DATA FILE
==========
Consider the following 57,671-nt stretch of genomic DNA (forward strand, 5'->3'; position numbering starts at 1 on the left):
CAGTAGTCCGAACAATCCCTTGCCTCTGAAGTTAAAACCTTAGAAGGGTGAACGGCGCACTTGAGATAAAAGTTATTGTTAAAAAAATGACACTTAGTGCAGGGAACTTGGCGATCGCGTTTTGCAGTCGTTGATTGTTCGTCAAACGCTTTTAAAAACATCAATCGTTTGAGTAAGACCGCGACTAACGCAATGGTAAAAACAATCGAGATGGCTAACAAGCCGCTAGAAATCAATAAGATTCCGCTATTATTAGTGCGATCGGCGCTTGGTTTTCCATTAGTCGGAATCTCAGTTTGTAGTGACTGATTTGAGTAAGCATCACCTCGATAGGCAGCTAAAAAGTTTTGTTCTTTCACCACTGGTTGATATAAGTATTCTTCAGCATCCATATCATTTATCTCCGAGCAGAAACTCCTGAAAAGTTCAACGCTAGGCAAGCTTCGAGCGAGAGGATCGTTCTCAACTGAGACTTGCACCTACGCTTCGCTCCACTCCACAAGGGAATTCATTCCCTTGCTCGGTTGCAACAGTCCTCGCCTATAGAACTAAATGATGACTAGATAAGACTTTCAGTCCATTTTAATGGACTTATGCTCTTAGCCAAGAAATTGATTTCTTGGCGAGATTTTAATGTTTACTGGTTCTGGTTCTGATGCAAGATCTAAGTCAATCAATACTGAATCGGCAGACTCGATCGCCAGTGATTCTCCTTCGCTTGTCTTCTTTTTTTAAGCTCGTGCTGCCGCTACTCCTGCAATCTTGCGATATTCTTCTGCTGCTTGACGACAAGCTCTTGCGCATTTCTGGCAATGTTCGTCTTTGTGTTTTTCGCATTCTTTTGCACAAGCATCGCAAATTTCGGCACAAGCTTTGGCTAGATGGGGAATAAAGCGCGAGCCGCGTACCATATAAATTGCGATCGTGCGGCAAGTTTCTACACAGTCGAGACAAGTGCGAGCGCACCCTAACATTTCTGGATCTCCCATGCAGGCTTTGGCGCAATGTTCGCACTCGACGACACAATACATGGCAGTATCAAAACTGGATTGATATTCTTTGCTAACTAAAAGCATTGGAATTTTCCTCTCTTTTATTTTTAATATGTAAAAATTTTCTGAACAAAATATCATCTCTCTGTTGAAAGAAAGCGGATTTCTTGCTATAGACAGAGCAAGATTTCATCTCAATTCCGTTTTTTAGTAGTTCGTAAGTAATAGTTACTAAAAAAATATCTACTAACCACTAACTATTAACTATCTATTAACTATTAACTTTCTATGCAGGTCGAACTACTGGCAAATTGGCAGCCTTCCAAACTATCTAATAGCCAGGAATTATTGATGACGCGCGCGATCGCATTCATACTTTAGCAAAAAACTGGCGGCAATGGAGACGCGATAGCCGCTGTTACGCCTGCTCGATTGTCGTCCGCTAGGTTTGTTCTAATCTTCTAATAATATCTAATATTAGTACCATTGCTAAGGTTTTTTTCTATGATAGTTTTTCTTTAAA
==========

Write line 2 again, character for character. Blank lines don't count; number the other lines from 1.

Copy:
CAGTAGTCCGAACAATCCCTTGCCTCTGAAGTTAAAACCTTAGAAGGGTGAACGGCGCACTTGAGATAAAAGTTATTGTTAAAAAAATGACACTTAGTGCAGGGAACTTGGCGATCGCGTTTTGCAGTCGTTGATTGTTCGTCAAACGCTTTTAAAAACATCAATCGTTTGAGTAAGACCGCGACTAACGCAATGGTAAAAACAATCGAGATGGCTAACAAGCCGCTAGAAATCAATAAGATTCCGCTATTATTAGTGCGATCGGCGCTTGGTTTTCCATTAGTCGGAATCTCAGTTTGTAGTGACTGATTTGAGTAAGCATCACCTCGATAGGCAGCTAAAAAGTTTTGTTCTTTCACCACTGGTTGATATAAGTATTCTTCAGCATCCATATCATTTATCTCCGAGCAGAAACTCCTGAAAAGTTCAACGCTAGGCAAGCTTCGAGCGAGAGGATCGTTCTCAACTGAGACTTGCACCTACGCTTCGCTCCACTCCACAAGGGAATTCATTCCCTTGCTCGGTTGCAACAGTCCTCGCCTATAGAACTAAATGATGACTAGATAAGACTTTCAGTCCATTTTAATGGACTTATGCTCTTAGCCAAGAAATTGATTTCTTGGCGAGATTTTAATGTTTACTGGTTCTGGTTCTGATGCAAGATCTAAGTCAATCAATACTGAATCGGCAGACTCGATCGCCAGTGATTCTCCTTCGCTTGTCTTCTTTTTTTAAGCTCGTGCTGCCGCTACTCCTGCAATCTTGCGATATTCTTCTGCTGCTTGACGACAAGCTCTTGCGCATTTCTGGCAATGTTCGTCTTTGTGTTTTTCGCATTCTTTTGCACAAGCATCGCAAATTTCGGCACAAGCTTTGGCTAGATGGGGAATAAAGCGCGAGCCGCGTACCATATAAATTGCGATCGTGCGGCAAGTTTCTACACAGTCGAGACAAGTGCGAGCGCACCCTAACATTTCTGGATCTCCCATGCAGGCTTTGGCGCAATGTTCGCACTCGACGACACAATACATGGCAGTATCAAAACTGGATTGATATTCTTTGCTAACTAAAAGCATTGGAATTTTCCTCTCTTTTATTTTTAATATGTAAAAATTTTCTGAACAAAATATCATCTCTCTGTTGAAAGAAAGCGGATTTCTTGCTATAGACAGAGCAAGATTTCATCTCAATTCCGTTTTTTAGTAGTTCGTAAGTAATAGTTACTAAAAAAATATCTACTAACCACTAACTATTAACTATCTATTAACTATTAACTTTCTATGCAGGTCGAACTACTGGCAAATTGGCAGCCTTCCAAACTATCTAATAGCCAGGAATTATTGATGACGCGCGCGATCGCATTCATACTTTAGCAAAAAACTGGCGGCAATGGAGACGCGATAGCCGCTGTTACGCCTGCTCGATTGTCGTCCGCTAGGTTTGTTCTAATCTTCTAATAATATCTAATATTAGTACCATTGCTAAGGTTTTTTTCTATGATAGTTTTTCTTTAAA